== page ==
Julian Wolfe
October 24th, 2011

With the recent protests against Wall Street and Corporations, the NDP will likely be making political gains – they are after all, the anti- corporation party and most importantly, the “party of change.” However, if you analyze what they represent and what they would do if given a mandate, you can easily see that while they are on the other side of the room, they are more of the same.



If you are left-minded, there is a good chance that you will disagree with this article and what I have to say. Bear in mind, however, that I don’t agree with any of the existing parties and how they would decide to run our country. While I believe that we can have the best public services in the world, I don’t believe that we need to pay as many political and financial prices to get them.


Let us start with the NDP rants about big business and big banks. The NDP has traditionally been a Union-based party and thus is bias in the same way that the Conservatives are. First off, what is a Union? While most will define it as a group of people who fight for the rights of workers, we can look at them as an anti-corporations. The similarities between corporations and anti-corporations are indeed stunning. Both make money off of people, both are big and powerful, both lobby governments, and both act like cults. So, what is the difference? Anti-Corporations and Corporations are opposed to each other and anti-corporations aren’t taxed. The NDP does a good job at painting a picture where corporations are essentially groups of people with a lot of money with power who like to oppress their employees. They also make a good case that only unions can stand up to these big bad banks and these big bad corporations.


But let’s take a step back from the NDP rhetoric and propaganda for a second. Regardless the situation, the NDP will side with the unions and regardless the situation, the Conservatives will side with the corporations. In the end, both sides will demand the moon, the stars and the universe, and we as tax payers will have to pick our poison. Can one define a union as a corporation that goes against corporations? Quite certainly. Can one say that corporations are bad and unions are good? Not quite. While the mainstream media and the NDP have done a good job as depicting it this way, corporations and unions are simply two groups of people. Both work and earn livings, and both want more power. Every worker pays money to a union –student’s in Quebec do and all we see are militants who go to battle.


Let’s take a look at the postal workers. They are federally funded employees and they decided that they weren’t being paid enough. So, they went to their union with their demands and the union took on the Crown corporation. What came of it was the Crown corporation made an agreement that the Union didn’t like and the union made demands that management couldn’t fulfill. If management would have bent its back over, like the NDP would have demanded, you and I would have had to pay more for the postal workers’ salaries and benefits and other unions would have got the queue to start demanding the moon, the starts and the universe as well, and it would have ended with you and I paying an arm and a leg to anti-corporations who demand more power. If we think about it, this has gone on for years, just in the opposite direction. All the corporate tax cuts were executed by Conservative-minded economists that sided with the corporations unconditionally. If we elect the NDP we can expect to pay more taxes to pay unions to give a little bit back to those beneath them and keep a bit in their treasuries.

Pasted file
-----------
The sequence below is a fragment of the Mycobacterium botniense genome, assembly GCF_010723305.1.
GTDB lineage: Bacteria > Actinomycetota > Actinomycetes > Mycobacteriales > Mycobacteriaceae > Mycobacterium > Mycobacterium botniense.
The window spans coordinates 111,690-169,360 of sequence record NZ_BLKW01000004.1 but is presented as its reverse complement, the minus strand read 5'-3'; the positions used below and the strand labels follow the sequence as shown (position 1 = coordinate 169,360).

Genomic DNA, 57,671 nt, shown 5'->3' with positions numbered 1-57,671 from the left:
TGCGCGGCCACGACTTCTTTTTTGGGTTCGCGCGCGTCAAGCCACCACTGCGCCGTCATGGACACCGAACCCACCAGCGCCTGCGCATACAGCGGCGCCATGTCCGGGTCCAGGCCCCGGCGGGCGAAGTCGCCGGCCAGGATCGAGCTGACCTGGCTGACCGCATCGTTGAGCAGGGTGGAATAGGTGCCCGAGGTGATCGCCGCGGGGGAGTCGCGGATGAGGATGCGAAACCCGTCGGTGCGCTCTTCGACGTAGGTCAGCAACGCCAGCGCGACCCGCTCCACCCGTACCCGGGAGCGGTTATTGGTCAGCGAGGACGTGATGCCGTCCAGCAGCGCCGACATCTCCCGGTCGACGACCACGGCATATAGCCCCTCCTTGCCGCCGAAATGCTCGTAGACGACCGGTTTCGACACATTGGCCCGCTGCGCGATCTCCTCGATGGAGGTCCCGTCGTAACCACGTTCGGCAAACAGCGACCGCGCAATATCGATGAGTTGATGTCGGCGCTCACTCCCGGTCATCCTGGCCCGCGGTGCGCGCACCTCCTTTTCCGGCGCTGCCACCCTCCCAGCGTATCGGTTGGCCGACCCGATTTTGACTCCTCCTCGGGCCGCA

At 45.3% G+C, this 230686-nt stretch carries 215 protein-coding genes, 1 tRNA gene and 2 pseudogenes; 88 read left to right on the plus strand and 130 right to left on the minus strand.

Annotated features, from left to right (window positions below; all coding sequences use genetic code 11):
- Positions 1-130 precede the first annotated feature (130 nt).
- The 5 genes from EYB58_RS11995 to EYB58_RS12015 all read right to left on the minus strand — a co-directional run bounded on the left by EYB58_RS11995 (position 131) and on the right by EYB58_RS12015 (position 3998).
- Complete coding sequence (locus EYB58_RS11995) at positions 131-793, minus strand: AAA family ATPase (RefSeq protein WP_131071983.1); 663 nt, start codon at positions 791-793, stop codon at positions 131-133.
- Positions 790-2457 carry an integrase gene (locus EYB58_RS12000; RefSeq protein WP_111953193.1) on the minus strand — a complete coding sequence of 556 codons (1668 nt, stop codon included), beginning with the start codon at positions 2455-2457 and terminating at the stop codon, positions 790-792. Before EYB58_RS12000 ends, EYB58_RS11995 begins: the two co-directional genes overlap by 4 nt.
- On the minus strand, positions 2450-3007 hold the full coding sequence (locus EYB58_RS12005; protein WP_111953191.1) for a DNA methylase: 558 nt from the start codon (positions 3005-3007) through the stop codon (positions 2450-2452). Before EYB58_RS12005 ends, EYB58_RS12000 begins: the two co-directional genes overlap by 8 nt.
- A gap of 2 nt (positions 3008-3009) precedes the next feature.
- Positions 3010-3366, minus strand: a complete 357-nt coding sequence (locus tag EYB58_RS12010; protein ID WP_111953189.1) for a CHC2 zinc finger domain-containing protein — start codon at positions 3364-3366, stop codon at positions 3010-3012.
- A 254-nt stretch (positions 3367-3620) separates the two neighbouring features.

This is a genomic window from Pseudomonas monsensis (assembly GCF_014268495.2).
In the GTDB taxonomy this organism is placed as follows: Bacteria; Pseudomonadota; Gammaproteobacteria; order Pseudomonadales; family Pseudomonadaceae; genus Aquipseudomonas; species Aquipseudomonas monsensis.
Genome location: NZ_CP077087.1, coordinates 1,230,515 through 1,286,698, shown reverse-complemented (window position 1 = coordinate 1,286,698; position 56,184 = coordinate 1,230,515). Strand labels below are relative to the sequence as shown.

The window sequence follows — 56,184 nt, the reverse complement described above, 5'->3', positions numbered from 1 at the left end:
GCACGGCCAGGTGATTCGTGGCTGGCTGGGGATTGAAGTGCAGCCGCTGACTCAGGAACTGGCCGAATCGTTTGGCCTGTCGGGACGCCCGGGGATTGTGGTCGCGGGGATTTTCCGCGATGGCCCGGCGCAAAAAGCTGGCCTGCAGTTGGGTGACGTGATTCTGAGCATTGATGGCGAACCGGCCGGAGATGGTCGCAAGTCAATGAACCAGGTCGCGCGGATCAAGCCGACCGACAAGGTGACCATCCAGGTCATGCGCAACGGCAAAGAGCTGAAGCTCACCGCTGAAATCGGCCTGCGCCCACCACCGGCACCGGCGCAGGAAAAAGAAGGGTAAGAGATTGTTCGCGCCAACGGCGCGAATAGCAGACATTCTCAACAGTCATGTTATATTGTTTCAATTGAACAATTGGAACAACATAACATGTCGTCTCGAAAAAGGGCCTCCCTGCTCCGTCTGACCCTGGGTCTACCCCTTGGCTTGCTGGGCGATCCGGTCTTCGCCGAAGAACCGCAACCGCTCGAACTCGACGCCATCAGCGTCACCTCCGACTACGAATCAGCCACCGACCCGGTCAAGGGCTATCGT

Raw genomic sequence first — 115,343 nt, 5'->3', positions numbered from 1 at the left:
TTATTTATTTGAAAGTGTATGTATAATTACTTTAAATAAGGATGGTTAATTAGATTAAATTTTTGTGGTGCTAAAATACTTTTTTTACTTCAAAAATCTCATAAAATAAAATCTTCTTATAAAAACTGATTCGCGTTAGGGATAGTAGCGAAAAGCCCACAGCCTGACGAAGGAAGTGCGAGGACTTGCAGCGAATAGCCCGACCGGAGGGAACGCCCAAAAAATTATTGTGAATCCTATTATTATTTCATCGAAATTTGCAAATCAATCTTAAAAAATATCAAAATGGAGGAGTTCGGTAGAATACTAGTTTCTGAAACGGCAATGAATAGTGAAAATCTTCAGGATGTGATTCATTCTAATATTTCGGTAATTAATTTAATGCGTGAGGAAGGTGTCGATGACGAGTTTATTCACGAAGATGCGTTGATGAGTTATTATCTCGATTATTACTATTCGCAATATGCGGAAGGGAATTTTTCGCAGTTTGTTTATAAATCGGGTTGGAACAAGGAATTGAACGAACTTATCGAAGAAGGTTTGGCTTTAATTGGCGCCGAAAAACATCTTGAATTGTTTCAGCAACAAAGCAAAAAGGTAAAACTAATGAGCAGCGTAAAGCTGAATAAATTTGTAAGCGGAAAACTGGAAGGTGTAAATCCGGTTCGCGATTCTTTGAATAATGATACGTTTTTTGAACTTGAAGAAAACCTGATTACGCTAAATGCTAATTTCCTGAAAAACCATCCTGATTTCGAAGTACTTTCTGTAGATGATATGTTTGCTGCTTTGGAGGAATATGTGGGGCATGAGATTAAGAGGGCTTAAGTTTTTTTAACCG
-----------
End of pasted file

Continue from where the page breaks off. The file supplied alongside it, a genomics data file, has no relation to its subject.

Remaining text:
So if we look at the NDP and the Conservatives in terms of their stance on management and corporations, we can see that both are bias and will end up giving the moon, stars, and universe to the side that it favors. It is nothing more than a power struggle between corporations and anti-corporations which leave the involved in-between their clashes and not as beneficiaries. We could even argue that the amount of gain that the workers will make as a result of a pro-union government will be directly taken back through tax increases – just as the gains that the corporations make came directly from us through tax increases. Do we really gain with the anti-corporations in charge of corporations? Not at all, instead, it will only get worst as when unions are given the power, they will demand more from the people that they represent and more from the government who became its sponsor. It is just human nature and plain logic.


When it comes to economics, we can all be afraid of the NDP. While the party may be split on nationalizing the banks, we can all conclude that the idea is a bad one and that it will resurface once they get elected. Many NDP supporters will likely find the idea of borrowing from a nationalized Bank of Canada as a better one than borrowing from foreign or privatized banks. Let’s take a small lesson in logic. The Bank of Canada is where money is printed and every time money is printed, its value decreases. If we borrowed from ourselves, we would have to print the value to make it exist which means that the value of our money decreases with every loan that the government makes.  Given an NDP government and $76 billion in new spending, we can see that the value of your money will decrease fast. This leads to our next point, inflation. Inflation is the result of a devaluation of our currency. As more bills are printed, and as money becomes easier to get – essentially – inflation increases. This means that the steady 2% inflation that took years to achieve will balloon and since we would always be borrowing from non-existence, we would have inflation that always approached infinity and any attempts to compensate with salary increases would result in faster inflation to a margin where people won’t be able to afford anything, lose everything and the entire market and Canadian economy will collapse.